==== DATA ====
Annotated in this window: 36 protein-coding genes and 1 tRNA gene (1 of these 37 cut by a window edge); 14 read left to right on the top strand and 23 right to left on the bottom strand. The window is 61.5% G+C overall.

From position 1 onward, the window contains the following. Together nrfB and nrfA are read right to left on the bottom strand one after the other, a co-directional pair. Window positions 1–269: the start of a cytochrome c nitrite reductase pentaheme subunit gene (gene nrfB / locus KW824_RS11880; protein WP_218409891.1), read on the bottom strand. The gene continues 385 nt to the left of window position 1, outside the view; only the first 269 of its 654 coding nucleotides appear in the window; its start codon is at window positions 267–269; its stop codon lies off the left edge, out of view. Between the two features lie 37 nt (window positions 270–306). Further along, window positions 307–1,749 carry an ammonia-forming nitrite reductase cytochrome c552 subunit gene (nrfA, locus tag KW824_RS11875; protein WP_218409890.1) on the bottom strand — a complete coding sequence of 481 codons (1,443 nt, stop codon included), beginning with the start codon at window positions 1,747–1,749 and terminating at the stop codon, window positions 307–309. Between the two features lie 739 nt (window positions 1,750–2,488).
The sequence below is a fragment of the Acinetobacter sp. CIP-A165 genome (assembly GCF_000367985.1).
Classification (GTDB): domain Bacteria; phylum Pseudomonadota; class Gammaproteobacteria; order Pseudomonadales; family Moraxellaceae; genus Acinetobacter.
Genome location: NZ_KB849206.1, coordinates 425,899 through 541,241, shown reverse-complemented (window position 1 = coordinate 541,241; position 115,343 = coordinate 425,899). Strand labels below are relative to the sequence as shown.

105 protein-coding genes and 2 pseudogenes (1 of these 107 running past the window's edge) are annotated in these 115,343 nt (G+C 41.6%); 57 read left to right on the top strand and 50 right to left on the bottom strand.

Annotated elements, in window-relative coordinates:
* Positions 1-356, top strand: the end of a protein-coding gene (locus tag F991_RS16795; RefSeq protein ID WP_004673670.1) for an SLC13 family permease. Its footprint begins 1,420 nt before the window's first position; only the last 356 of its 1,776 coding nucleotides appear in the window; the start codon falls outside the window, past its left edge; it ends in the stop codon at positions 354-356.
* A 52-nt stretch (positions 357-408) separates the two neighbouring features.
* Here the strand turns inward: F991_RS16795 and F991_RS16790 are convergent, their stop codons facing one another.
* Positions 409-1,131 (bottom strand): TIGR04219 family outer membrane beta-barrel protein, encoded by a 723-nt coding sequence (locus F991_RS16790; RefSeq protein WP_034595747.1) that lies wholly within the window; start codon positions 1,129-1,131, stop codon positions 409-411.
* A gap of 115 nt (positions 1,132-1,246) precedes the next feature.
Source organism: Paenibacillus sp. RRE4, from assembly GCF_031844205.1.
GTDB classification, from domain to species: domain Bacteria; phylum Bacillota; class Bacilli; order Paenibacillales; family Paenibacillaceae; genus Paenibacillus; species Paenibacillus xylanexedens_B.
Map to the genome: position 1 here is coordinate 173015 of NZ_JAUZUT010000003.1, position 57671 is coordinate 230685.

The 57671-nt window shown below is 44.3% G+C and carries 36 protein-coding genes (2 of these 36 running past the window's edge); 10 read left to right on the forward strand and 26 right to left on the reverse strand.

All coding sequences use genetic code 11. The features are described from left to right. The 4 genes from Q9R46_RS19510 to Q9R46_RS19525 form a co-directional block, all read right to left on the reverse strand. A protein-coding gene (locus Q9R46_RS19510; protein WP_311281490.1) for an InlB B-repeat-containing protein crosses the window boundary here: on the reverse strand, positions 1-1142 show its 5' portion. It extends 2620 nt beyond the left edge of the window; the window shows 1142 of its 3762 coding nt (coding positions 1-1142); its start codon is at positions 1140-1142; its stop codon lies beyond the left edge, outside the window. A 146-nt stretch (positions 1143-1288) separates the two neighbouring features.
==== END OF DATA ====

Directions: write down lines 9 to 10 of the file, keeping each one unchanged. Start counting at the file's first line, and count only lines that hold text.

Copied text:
* A 52-nt stretch (positions 357-408) separates the two neighbouring features.
* Here the strand turns inward: F991_RS16795 and F991_RS16790 are convergent, their stop codons facing one another.